(Status: in concept)


Victorian London in the late 19th century. The city is known for its contrast of extravagant wealth and abject poverty. One night, Lone, a seven-year-old orphan who is captured and hidden in a cell to be sold, has an unexpected encounter: Mary, a prostitute who becomes his only hope of starting a new life. But fate has other plans for her, when Jack the Ripper crosses her path converting Lone into the sole witness to her brutal murder. Soon, he is rescued by a group of traveling comedians: Oldie, Giant, Doc, Bearded Lady, Mute and Ballerina, who tell him about the dark and light of life and help him to solve the most famous case of all time.

[column size='3/4']

Producer & Director: Sergio Laguarda
Production company: BEROOUND (Spain)
Target audience: Young Adults
Technique: 2D & 3D digital

[/column] [column size='1/4']


[/column] [column size='1/2']


If you became the sole witness of ‘Jack the Ripper’, who was the most horrified serial killer in Victorian London, what would you do? Sergio Laguarda, the producer and director, says that it is the question that led to his original creation of the featured film Lone. It is a story of a seven-year-old boy named Lone, an orphan, who became a witness of the true identity of Jack the Ripper. With support of travelling comedians who are a family and have different skill sets, Lone starts the investigation and adventures across foggy London in the Victorian era. Laguarda lends a fresh perspective to the story of Jack the Ripper with the theme of ‘hope’, and formulates new possibilities and narratives as family entertainment supported by his substantial and meticulous research on the subject.

Charles Dickens as an inspiration

You may wonder how ‘hope’ could exist in the story based on Jack the Ripper. For Laguarda, Charles Dickens is his inspiration for his approach to Lone. Charles Dickens is one of the greatest novelist and known for Oliver Twist, Great Expectations, and A Christmas Carol to name a few. He was one of the first to shed light on the underclass and the poverty in Victorian London, but yet never forgot the humor and hope in his storytelling.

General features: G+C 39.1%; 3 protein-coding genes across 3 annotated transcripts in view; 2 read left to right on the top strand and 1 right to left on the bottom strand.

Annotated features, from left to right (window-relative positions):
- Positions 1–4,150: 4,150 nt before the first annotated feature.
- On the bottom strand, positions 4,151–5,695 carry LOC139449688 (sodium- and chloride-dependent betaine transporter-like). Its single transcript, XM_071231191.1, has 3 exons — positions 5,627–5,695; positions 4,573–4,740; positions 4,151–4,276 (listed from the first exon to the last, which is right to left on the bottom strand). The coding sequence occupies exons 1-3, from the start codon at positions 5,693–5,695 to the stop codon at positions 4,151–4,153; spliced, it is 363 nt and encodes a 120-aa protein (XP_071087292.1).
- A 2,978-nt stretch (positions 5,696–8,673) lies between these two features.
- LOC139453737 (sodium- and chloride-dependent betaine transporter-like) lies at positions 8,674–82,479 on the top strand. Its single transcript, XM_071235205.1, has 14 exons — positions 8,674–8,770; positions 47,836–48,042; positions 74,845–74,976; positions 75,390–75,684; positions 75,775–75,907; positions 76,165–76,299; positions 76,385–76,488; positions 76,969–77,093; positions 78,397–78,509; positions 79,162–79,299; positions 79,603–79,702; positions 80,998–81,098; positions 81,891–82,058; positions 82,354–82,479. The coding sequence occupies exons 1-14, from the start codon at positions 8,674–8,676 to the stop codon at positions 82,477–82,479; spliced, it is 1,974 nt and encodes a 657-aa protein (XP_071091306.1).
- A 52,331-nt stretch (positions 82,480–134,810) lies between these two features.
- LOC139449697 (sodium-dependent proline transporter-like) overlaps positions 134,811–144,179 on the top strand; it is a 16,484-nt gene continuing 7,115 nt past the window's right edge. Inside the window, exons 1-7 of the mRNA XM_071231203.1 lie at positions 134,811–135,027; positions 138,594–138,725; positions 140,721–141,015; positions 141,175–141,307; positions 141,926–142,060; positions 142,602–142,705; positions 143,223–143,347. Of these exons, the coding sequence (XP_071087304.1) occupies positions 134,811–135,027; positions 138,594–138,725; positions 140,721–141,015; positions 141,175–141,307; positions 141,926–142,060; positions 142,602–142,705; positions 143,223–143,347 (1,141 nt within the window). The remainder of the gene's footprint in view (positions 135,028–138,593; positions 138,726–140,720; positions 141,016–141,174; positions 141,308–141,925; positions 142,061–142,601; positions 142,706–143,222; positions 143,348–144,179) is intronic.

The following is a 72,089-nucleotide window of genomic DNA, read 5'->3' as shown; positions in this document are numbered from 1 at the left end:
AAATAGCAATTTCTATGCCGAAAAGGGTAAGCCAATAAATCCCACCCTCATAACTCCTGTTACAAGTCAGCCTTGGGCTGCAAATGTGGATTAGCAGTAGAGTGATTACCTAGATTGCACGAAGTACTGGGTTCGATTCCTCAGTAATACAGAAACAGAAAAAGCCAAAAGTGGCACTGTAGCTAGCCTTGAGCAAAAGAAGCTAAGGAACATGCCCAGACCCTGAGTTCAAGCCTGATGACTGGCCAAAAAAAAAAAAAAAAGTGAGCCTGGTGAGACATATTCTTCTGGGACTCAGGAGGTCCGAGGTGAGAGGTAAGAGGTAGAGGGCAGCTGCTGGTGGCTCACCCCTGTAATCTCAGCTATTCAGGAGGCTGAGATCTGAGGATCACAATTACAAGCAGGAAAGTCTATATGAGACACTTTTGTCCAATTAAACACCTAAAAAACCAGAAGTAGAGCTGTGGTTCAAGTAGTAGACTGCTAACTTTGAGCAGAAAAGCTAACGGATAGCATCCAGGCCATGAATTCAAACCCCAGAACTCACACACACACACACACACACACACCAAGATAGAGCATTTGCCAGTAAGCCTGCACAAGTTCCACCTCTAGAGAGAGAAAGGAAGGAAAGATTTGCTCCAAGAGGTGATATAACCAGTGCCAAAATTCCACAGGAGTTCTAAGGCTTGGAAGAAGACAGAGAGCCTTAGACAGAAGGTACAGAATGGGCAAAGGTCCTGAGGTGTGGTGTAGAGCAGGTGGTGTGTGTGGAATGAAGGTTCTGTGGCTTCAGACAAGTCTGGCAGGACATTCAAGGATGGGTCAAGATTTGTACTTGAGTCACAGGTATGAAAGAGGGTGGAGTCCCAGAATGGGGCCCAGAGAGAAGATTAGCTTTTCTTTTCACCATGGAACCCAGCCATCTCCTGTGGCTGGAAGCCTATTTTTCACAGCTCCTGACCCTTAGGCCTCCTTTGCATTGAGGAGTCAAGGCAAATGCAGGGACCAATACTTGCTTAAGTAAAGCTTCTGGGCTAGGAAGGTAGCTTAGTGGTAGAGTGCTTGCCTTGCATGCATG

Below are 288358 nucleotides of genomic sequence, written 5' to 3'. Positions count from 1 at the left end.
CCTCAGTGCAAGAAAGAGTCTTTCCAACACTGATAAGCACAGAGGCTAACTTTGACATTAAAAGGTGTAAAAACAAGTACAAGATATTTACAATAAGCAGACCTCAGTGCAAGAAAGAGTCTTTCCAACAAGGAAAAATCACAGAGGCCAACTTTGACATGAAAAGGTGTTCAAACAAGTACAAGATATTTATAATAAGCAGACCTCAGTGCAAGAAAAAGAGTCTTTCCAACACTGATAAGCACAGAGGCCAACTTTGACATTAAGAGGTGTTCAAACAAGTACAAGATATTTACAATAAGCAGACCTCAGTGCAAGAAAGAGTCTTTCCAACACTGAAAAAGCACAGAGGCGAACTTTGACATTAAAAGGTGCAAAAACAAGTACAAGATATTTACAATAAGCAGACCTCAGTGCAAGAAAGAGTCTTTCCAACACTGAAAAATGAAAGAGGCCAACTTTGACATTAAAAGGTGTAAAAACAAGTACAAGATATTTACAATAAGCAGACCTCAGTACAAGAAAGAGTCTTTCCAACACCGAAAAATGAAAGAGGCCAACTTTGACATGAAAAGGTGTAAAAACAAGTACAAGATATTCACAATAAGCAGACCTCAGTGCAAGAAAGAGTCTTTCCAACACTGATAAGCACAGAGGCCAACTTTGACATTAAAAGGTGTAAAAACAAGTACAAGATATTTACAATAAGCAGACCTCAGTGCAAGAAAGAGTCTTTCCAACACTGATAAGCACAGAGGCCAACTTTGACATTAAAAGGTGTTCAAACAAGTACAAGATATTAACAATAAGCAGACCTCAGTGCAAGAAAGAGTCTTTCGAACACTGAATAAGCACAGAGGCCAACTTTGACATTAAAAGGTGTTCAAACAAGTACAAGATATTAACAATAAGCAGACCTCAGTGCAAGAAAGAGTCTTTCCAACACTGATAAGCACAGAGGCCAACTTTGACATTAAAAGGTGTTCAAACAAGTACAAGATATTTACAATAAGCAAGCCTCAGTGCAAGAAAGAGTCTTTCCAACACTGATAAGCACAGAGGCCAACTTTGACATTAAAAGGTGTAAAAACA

Laguarda says: “Charles Dickens told us about hard times and ‘hope’ in the Victorian era through his works which combined fiction, reality, and a lot of sense of humor. I would like to tell the story like him. If you are presenting the story of poverty and misery in a very hard time, you have to talk about hope in the end of the day to give people the strength to live.”

He continues: “I want to make people aware that people have hard times, but you have to fight and overcome your fears. Charles Dickens said ‘Man never knows what he is capable of until he tries’. I remember my father always said to me, ‘Come on Sergio. Go for it’. So this is what I would like to do through this film.”

The start of the project

The first idea of the project Lone came from Laguarda’s degree work when he was studying at the University of South Wales in Newport, UK. He restructured the whole story line of his degree project that was developed five years ago to make into a featured film.

His personal interest to Charles Dickens and the Jack the Ripper has never died out since his childhood. He recalls: “I fell in love with the world of Charles Dickens when I came across Oliver Twist. And when I watched a film of Jack the Ripper on TV, the mystery of Jack the Ripper attracted me a lot and I started researching about that.”

“The best story has reality and fiction”